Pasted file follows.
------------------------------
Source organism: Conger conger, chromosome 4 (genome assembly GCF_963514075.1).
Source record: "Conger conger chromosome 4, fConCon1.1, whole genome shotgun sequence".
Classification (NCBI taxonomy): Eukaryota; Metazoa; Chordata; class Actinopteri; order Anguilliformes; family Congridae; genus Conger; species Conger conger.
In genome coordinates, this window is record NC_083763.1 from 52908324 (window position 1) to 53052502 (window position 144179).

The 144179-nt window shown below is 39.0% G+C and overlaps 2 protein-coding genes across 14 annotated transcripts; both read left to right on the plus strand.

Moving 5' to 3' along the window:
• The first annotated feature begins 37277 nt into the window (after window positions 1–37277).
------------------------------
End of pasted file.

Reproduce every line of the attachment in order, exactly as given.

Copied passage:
Source organism: Conger conger, chromosome 4 (genome assembly GCF_963514075.1).
Source record: "Conger conger chromosome 4, fConCon1.1, whole genome shotgun sequence".
Classification (NCBI taxonomy): Eukaryota; Metazoa; Chordata; class Actinopteri; order Anguilliformes; family Congridae; genus Conger; species Conger conger.
In genome coordinates, this window is record NC_083763.1 from 52908324 (window position 1) to 53052502 (window position 144179).

The 144179-nt window shown below is 39.0% G+C and overlaps 2 protein-coding genes across 14 annotated transcripts; both read left to right on the plus strand.

Moving 5' to 3' along the window:
• The first annotated feature begins 37277 nt into the window (after window positions 1–37277).